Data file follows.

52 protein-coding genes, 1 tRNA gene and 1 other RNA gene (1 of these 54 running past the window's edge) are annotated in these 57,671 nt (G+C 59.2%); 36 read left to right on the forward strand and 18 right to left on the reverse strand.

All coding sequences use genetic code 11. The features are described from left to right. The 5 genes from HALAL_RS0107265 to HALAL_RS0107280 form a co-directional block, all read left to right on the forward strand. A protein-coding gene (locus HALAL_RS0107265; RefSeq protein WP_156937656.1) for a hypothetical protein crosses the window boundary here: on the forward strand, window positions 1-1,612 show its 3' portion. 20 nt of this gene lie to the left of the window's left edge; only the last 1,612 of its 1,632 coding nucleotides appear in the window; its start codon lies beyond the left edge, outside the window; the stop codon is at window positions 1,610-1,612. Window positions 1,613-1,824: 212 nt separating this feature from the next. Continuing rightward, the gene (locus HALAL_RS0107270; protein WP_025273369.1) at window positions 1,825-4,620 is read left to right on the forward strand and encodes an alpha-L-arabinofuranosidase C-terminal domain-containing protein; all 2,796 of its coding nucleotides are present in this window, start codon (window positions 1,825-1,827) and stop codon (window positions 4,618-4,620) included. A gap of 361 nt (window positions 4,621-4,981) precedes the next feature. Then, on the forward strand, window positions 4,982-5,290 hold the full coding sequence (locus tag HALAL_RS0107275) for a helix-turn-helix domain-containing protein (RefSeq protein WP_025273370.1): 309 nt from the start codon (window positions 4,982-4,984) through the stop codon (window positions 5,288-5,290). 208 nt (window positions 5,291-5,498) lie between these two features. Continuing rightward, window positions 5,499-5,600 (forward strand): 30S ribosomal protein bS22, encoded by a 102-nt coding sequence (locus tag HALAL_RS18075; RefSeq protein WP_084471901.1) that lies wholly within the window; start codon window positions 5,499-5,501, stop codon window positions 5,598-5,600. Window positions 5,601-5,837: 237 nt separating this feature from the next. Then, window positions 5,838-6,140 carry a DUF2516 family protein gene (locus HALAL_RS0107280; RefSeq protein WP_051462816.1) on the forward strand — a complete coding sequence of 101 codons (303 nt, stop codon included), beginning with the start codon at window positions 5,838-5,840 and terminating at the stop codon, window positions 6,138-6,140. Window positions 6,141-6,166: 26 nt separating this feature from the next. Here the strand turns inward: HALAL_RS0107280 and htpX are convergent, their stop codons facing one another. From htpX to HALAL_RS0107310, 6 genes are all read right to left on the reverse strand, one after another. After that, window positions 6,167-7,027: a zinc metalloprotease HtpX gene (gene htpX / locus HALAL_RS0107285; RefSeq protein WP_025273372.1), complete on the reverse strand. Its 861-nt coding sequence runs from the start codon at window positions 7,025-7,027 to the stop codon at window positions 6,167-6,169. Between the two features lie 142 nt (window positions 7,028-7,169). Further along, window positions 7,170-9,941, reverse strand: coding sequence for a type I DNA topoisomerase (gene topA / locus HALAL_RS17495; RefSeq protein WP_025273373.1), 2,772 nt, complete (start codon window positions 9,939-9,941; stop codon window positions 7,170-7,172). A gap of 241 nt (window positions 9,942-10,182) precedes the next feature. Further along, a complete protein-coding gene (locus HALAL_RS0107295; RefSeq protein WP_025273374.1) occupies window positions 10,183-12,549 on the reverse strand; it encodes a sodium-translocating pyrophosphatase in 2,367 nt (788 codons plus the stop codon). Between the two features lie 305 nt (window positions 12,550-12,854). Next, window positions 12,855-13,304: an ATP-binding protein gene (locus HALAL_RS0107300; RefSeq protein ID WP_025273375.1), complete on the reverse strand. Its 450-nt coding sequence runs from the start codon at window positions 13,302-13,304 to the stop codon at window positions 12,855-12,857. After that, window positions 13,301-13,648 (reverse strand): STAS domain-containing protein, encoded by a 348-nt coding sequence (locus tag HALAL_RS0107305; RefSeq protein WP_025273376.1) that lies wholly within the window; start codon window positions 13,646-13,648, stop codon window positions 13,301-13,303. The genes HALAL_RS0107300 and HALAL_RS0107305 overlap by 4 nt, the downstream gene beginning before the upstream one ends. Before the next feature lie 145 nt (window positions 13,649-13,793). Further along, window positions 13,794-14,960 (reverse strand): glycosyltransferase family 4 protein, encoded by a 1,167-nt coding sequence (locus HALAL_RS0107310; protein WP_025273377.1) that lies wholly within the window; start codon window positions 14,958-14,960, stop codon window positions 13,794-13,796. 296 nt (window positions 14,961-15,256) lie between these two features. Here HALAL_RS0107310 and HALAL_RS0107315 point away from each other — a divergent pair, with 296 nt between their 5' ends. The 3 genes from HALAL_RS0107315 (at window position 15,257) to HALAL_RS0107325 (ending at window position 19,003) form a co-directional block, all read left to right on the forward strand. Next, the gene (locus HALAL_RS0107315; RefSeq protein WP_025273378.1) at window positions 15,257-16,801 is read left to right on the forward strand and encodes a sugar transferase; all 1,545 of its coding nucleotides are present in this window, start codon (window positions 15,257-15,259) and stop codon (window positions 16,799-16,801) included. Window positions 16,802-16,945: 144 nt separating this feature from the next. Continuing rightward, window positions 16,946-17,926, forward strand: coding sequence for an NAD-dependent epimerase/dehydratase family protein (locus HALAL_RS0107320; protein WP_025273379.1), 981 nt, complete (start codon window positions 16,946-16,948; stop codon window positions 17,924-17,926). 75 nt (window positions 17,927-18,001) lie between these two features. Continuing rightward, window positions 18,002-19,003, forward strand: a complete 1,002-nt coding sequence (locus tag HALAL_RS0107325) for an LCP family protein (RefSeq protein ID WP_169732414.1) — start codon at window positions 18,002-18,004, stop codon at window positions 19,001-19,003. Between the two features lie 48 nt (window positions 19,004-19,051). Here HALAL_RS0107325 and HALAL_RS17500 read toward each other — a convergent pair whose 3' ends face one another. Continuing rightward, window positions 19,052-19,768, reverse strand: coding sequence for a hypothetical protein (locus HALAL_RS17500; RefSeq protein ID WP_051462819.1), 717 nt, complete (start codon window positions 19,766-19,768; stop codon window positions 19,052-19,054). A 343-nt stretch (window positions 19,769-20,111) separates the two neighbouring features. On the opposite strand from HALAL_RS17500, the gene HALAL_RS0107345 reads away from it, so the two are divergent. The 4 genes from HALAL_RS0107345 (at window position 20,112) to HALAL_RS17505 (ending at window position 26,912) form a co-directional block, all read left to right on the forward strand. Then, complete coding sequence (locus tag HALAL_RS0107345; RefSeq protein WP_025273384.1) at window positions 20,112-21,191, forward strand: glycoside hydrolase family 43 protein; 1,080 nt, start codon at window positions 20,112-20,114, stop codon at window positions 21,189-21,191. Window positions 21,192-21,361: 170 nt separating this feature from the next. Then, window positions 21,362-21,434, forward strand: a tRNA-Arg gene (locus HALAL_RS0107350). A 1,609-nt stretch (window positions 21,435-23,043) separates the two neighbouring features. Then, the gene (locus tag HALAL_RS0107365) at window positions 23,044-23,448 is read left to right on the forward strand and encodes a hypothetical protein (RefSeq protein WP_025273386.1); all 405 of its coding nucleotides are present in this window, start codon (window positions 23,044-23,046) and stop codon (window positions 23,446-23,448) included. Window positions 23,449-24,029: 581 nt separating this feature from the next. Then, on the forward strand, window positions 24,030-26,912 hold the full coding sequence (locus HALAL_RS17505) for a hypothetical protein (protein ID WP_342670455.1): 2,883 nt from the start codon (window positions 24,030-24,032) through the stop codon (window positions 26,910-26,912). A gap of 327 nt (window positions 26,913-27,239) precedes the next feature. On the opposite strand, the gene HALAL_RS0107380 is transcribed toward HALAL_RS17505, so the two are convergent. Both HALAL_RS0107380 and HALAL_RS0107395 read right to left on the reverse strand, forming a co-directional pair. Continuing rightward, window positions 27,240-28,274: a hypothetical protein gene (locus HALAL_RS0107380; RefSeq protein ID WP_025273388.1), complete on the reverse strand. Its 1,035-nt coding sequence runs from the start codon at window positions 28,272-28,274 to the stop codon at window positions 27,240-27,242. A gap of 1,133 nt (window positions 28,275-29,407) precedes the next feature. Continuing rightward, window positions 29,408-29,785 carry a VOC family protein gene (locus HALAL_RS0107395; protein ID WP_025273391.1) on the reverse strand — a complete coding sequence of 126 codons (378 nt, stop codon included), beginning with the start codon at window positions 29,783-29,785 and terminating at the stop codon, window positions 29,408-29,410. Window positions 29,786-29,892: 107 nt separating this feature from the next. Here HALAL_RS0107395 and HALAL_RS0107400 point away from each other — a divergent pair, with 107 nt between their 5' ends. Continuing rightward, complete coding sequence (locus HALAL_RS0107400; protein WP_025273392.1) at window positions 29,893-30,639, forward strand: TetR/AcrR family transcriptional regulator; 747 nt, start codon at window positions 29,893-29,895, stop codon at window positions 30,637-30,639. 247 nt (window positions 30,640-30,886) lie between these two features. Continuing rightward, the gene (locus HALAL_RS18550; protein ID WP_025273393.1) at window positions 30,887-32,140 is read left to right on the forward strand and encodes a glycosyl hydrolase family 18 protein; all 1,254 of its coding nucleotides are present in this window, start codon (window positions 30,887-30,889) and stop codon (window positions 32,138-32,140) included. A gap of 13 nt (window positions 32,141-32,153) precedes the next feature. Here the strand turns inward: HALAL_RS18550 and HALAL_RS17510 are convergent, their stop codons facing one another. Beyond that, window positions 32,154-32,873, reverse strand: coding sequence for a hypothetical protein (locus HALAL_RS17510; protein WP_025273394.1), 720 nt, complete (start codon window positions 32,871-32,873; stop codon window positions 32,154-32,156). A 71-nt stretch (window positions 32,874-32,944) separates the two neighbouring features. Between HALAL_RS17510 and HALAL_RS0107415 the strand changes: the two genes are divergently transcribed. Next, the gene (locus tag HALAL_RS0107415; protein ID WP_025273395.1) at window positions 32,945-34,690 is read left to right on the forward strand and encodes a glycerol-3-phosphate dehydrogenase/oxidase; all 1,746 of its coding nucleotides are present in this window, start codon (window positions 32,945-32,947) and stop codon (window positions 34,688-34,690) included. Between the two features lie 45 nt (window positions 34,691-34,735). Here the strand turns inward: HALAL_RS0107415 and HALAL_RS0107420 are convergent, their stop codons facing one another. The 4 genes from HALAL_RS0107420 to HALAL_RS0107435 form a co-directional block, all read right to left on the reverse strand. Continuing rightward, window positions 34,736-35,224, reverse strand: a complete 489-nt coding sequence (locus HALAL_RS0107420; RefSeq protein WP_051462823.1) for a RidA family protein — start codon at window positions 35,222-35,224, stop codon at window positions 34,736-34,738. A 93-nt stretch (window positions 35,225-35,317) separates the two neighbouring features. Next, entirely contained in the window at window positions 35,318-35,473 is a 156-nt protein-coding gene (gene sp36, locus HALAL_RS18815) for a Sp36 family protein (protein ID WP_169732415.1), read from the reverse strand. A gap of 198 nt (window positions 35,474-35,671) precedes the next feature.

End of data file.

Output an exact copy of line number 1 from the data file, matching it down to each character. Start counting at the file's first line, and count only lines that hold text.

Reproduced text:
52 protein-coding genes, 1 tRNA gene and 1 other RNA gene (1 of these 54 running past the window's edge) are annotated in these 57,671 nt (G+C 59.2%); 36 read left to right on the forward strand and 18 right to left on the reverse strand.